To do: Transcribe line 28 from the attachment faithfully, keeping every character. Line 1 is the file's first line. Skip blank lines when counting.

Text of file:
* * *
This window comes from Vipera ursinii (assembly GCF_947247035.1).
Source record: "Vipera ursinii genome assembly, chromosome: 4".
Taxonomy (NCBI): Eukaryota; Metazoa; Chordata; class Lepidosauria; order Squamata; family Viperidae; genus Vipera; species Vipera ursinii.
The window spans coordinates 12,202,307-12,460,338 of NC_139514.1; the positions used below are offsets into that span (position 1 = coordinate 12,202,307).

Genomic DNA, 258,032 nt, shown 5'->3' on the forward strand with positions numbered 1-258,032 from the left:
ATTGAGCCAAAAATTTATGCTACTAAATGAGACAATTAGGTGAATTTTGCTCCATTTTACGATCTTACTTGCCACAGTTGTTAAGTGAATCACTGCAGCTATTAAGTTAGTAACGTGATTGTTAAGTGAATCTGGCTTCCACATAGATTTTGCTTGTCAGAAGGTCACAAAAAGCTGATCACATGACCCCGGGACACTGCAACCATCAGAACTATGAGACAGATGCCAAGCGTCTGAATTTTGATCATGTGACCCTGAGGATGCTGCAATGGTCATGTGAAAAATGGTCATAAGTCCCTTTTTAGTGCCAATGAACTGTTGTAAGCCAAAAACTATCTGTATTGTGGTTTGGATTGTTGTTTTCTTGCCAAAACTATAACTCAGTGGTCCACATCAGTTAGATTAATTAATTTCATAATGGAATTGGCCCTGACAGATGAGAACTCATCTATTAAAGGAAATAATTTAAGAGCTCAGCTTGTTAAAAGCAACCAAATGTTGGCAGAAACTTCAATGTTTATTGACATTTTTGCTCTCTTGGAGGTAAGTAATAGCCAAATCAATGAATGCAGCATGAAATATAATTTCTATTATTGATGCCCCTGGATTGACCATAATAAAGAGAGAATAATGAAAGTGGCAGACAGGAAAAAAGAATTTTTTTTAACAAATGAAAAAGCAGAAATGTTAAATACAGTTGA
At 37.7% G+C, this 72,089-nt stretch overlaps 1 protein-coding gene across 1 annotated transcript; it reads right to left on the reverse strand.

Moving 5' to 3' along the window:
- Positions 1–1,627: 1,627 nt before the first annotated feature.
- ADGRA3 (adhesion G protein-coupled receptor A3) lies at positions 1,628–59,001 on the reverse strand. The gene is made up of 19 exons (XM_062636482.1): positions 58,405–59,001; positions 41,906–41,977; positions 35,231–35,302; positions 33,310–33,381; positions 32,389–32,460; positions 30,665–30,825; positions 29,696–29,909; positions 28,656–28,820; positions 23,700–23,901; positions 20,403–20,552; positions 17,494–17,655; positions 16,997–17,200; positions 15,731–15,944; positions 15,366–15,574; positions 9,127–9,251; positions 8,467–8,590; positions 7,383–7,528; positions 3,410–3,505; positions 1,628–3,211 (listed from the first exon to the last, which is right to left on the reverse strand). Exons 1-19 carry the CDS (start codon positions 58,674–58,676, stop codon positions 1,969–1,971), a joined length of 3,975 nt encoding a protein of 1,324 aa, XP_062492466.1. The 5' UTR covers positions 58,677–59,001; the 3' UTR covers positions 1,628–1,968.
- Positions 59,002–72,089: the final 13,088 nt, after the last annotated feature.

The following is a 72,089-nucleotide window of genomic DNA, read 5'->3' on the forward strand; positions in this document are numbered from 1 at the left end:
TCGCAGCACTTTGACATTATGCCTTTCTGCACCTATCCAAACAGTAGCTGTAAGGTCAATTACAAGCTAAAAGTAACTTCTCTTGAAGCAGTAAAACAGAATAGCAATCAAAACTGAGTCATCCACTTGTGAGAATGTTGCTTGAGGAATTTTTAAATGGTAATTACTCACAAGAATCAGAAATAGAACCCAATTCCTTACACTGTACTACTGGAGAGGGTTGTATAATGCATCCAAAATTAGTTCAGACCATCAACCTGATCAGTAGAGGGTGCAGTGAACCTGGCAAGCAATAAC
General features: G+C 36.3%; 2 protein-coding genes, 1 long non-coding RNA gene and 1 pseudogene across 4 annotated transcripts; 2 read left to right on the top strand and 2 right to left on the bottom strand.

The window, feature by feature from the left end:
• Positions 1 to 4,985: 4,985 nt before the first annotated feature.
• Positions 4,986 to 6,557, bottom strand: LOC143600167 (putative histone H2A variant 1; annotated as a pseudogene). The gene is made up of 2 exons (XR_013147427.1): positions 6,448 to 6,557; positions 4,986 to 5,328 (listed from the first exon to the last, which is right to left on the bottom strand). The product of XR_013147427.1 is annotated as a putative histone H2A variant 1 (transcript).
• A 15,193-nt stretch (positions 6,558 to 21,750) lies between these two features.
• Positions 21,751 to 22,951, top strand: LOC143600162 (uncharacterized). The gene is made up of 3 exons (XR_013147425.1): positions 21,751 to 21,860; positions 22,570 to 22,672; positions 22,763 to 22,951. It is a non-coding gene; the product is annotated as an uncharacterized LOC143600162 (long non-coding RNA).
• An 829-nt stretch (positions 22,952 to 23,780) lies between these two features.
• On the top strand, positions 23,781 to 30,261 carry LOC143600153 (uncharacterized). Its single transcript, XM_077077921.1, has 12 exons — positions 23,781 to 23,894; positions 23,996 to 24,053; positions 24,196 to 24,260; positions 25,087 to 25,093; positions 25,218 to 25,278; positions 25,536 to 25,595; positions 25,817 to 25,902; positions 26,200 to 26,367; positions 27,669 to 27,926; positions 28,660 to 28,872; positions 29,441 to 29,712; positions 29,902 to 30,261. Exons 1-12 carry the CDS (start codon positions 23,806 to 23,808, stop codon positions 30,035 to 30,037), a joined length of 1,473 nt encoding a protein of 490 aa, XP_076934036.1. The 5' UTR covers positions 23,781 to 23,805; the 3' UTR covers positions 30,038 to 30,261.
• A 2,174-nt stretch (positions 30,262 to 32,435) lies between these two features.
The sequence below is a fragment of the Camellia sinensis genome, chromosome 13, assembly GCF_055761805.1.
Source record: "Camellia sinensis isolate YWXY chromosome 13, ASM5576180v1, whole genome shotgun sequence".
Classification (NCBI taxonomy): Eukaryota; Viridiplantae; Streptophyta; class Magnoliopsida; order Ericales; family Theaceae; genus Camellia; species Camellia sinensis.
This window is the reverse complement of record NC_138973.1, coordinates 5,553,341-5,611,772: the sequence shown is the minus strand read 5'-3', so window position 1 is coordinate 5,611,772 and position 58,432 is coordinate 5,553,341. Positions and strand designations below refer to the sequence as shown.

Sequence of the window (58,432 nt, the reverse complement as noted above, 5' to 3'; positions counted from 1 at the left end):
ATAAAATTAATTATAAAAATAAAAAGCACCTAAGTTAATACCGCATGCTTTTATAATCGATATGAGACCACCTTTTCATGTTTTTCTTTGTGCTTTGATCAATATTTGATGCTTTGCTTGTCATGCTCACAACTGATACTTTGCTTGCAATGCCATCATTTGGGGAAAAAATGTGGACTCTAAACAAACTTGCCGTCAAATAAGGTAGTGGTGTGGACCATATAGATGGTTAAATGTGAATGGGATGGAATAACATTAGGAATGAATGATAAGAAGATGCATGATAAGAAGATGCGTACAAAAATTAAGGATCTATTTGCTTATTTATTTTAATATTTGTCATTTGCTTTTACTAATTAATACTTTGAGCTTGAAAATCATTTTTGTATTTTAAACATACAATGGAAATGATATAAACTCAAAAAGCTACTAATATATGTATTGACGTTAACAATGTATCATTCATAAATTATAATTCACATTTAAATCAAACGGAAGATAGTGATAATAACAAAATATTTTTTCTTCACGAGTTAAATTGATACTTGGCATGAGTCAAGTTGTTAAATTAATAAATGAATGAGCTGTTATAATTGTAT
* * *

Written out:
ATAAAATTAATTATAAAAATAAAAAGCACCTAAGTTAATACCGCATGCTTTTATAATCGATATGAGACCACCTTTTCATGTTTTTCTTTGTGCTTTGATCAATATTTGATGCTTTGCTTGTCATGCTCACAACTGATACTTTGCTTGCAATGCCATCATTTGGGGAAAAAATGTGGACTCTAAACAAACTTGCCGTCAAATAAGGTAGTGGTGTGGACCATATAGATGGTTAAATGTGAATGGGATGGAATAACATTAGGAATGAATGATAAGAAGATGCATGATAAGAAGATGCGTACAAAAATTAAGGATCTATTTGCTTATTTATTTTAATATTTGTCATTTGCTTTTACTAATTAATACTTTGAGCTTGAAAATCATTTTTGTATTTTAAACATACAATGGAAATGATATAAACTCAAAAAGCTACTAATATATGTATTGACGTTAACAATGTATCATTCATAAATTATAATTCACATTTAAATCAAACGGAAGATAGTGATAATAACAAAATATTTTTTCTTCACGAGTTAAATTGATACTTGGCATGAGTCAAGTTGTTAAATTAATAAATGAATGAGCTGTTATAATTGTAT